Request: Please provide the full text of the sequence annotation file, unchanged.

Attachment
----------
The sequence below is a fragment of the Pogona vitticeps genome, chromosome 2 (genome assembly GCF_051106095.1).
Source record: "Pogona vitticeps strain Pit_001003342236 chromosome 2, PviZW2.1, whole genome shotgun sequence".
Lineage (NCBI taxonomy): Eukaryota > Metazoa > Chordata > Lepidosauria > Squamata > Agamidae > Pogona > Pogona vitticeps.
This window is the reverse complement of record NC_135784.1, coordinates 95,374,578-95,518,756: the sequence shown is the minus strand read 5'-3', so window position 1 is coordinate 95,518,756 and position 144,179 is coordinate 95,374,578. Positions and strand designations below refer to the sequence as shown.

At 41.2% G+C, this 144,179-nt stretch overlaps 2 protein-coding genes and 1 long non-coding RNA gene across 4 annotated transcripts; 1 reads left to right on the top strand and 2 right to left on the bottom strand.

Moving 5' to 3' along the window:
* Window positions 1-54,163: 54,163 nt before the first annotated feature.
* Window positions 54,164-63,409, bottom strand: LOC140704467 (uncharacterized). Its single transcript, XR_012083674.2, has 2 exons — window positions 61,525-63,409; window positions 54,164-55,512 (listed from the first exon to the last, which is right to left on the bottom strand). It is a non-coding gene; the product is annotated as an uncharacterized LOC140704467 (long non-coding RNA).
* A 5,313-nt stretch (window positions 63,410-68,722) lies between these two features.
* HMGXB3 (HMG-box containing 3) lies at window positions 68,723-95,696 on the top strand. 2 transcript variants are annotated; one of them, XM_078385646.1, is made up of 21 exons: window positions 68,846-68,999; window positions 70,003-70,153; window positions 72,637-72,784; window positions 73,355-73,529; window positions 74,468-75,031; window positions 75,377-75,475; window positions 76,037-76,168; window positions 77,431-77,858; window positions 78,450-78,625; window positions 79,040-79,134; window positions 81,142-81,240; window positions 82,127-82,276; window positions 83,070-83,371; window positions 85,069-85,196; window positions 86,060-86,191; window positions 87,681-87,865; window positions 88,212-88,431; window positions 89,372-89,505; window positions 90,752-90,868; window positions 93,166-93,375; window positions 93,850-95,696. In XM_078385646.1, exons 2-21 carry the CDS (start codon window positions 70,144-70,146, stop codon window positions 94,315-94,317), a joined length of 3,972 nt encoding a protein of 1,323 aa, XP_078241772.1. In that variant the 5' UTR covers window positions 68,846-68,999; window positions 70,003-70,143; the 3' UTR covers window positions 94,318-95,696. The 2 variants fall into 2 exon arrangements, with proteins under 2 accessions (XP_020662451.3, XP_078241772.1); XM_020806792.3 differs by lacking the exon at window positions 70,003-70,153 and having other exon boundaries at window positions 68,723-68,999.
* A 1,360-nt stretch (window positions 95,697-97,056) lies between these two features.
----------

The sequence below is a fragment of the Pogona vitticeps genome, chromosome 2 (genome assembly GCF_051106095.1).
Source record: "Pogona vitticeps strain Pit_001003342236 chromosome 2, PviZW2.1, whole genome shotgun sequence".
Lineage (NCBI taxonomy): Eukaryota > Metazoa > Chordata > Lepidosauria > Squamata > Agamidae > Pogona > Pogona vitticeps.
This window is the reverse complement of record NC_135784.1, coordinates 95,374,578-95,518,756: the sequence shown is the minus strand read 5'-3', so window position 1 is coordinate 95,518,756 and position 144,179 is coordinate 95,374,578. Positions and strand designations below refer to the sequence as shown.

At 41.2% G+C, this 144,179-nt stretch overlaps 2 protein-coding genes and 1 long non-coding RNA gene across 4 annotated transcripts; 1 reads left to right on the top strand and 2 right to left on the bottom strand.

Moving 5' to 3' along the window:
* Window positions 1-54,163: 54,163 nt before the first annotated feature.
* Window positions 54,164-63,409, bottom strand: LOC140704467 (uncharacterized). Its single transcript, XR_012083674.2, has 2 exons — window positions 61,525-63,409; window positions 54,164-55,512 (listed from the first exon to the last, which is right to left on the bottom strand). It is a non-coding gene; the product is annotated as an uncharacterized LOC140704467 (long non-coding RNA).
* A 5,313-nt stretch (window positions 63,410-68,722) lies between these two features.
* HMGXB3 (HMG-box containing 3) lies at window positions 68,723-95,696 on the top strand. 2 transcript variants are annotated; one of them, XM_078385646.1, is made up of 21 exons: window positions 68,846-68,999; window positions 70,003-70,153; window positions 72,637-72,784; window positions 73,355-73,529; window positions 74,468-75,031; window positions 75,377-75,475; window positions 76,037-76,168; window positions 77,431-77,858; window positions 78,450-78,625; window positions 79,040-79,134; window positions 81,142-81,240; window positions 82,127-82,276; window positions 83,070-83,371; window positions 85,069-85,196; window positions 86,060-86,191; window positions 87,681-87,865; window positions 88,212-88,431; window positions 89,372-89,505; window positions 90,752-90,868; window positions 93,166-93,375; window positions 93,850-95,696. In XM_078385646.1, exons 2-21 carry the CDS (start codon window positions 70,144-70,146, stop codon window positions 94,315-94,317), a joined length of 3,972 nt encoding a protein of 1,323 aa, XP_078241772.1. In that variant the 5' UTR covers window positions 68,846-68,999; window positions 70,003-70,143; the 3' UTR covers window positions 94,318-95,696. The 2 variants fall into 2 exon arrangements, with proteins under 2 accessions (XP_020662451.3, XP_078241772.1); XM_020806792.3 differs by lacking the exon at window positions 70,003-70,153 and having other exon boundaries at window positions 68,723-68,999.
* A 1,360-nt stretch (window positions 95,697-97,056) lies between these two features.